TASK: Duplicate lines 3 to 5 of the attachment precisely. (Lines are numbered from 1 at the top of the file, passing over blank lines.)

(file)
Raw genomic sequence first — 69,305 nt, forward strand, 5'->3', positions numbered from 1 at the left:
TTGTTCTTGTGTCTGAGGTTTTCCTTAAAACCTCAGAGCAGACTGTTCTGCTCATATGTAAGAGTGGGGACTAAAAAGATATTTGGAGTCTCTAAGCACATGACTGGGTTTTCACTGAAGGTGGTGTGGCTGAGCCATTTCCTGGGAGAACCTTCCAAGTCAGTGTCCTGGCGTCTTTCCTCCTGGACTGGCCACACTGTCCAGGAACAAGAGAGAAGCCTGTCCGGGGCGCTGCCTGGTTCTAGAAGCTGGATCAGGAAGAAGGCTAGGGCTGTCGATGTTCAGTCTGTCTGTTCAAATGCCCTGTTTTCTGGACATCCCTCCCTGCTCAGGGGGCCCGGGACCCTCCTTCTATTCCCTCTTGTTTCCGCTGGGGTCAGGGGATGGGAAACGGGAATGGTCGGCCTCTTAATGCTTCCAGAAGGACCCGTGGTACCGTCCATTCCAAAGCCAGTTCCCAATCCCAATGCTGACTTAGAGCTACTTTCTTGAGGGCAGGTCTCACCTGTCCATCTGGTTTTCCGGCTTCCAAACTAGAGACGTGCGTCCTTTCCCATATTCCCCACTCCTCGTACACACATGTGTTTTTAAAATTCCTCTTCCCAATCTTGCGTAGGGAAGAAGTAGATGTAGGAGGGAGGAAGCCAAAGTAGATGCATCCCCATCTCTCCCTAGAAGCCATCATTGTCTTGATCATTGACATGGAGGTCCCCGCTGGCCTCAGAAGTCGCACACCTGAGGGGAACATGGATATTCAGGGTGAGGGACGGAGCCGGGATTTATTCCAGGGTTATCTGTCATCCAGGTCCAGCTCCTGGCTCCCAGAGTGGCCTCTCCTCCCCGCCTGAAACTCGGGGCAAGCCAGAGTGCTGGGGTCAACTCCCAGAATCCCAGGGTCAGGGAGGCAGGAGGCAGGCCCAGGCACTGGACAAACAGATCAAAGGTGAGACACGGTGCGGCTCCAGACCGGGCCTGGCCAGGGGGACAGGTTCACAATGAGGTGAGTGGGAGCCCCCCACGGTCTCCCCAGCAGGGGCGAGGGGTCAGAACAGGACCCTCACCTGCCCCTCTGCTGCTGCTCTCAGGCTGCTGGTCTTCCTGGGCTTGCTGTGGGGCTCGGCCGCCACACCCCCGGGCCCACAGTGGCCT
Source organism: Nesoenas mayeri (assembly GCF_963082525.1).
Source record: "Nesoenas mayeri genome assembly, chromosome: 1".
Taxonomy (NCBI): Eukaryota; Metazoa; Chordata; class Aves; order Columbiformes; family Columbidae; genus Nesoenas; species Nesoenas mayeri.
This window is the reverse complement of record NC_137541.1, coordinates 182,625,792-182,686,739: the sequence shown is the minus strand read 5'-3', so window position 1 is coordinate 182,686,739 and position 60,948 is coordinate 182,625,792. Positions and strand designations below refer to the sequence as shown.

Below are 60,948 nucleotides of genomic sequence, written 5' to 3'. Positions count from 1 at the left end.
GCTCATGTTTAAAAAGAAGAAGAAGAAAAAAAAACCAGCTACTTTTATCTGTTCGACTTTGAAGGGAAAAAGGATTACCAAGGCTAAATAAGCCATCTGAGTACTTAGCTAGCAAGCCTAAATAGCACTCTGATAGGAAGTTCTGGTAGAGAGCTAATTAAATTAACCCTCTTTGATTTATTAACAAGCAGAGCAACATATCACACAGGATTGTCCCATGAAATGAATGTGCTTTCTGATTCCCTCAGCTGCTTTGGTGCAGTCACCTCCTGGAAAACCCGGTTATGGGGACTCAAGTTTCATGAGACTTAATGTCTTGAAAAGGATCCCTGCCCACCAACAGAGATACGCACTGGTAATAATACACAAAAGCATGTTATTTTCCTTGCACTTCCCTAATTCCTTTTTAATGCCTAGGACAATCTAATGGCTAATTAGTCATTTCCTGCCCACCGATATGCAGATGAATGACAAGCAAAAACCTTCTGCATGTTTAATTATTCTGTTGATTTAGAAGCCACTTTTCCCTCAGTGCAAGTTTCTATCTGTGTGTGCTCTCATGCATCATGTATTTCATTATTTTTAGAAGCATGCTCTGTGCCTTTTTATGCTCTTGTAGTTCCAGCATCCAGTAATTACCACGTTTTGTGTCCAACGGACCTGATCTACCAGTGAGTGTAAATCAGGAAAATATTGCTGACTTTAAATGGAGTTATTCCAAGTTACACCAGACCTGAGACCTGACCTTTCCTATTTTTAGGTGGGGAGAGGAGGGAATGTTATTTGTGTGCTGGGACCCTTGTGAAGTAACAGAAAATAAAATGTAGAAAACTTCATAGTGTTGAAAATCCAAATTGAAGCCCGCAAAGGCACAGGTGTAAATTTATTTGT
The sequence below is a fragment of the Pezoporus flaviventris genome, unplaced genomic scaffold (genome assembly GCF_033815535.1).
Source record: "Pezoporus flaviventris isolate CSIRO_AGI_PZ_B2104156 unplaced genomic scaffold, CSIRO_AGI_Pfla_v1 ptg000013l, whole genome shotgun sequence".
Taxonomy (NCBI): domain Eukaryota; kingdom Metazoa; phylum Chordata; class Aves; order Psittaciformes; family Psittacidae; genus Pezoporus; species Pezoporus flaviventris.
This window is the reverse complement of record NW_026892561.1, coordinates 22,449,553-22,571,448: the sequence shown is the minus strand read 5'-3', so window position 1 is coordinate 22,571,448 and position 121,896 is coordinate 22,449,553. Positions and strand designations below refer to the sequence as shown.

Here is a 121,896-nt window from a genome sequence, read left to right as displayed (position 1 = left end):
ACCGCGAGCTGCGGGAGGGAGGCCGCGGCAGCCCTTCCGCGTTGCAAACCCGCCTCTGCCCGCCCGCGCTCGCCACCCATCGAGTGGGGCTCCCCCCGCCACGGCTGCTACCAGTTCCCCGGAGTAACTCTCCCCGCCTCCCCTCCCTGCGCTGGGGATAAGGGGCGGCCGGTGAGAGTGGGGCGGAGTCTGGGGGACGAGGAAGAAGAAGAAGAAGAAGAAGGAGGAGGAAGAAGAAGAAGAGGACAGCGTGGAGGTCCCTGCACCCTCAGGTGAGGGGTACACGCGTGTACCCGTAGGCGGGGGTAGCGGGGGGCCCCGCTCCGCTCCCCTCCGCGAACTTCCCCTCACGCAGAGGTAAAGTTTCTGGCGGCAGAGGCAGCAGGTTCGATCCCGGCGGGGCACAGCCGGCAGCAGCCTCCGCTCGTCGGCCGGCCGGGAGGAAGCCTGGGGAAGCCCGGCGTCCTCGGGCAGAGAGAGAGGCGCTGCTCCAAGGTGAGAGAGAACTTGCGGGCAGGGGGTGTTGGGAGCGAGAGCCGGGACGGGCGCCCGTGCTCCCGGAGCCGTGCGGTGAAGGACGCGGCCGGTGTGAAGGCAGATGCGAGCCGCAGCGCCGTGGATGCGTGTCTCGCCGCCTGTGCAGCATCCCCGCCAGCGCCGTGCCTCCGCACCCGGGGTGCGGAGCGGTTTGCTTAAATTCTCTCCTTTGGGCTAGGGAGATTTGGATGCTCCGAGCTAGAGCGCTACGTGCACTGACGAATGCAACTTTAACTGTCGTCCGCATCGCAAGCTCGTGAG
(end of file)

Source organism: Nesoenas mayeri (assembly GCF_963082525.1).
Source record: "Nesoenas mayeri genome assembly, chromosome: 1".
Taxonomy (NCBI): Eukaryota; Metazoa; Chordata; class Aves; order Columbiformes; family Columbidae; genus Nesoenas; species Nesoenas mayeri.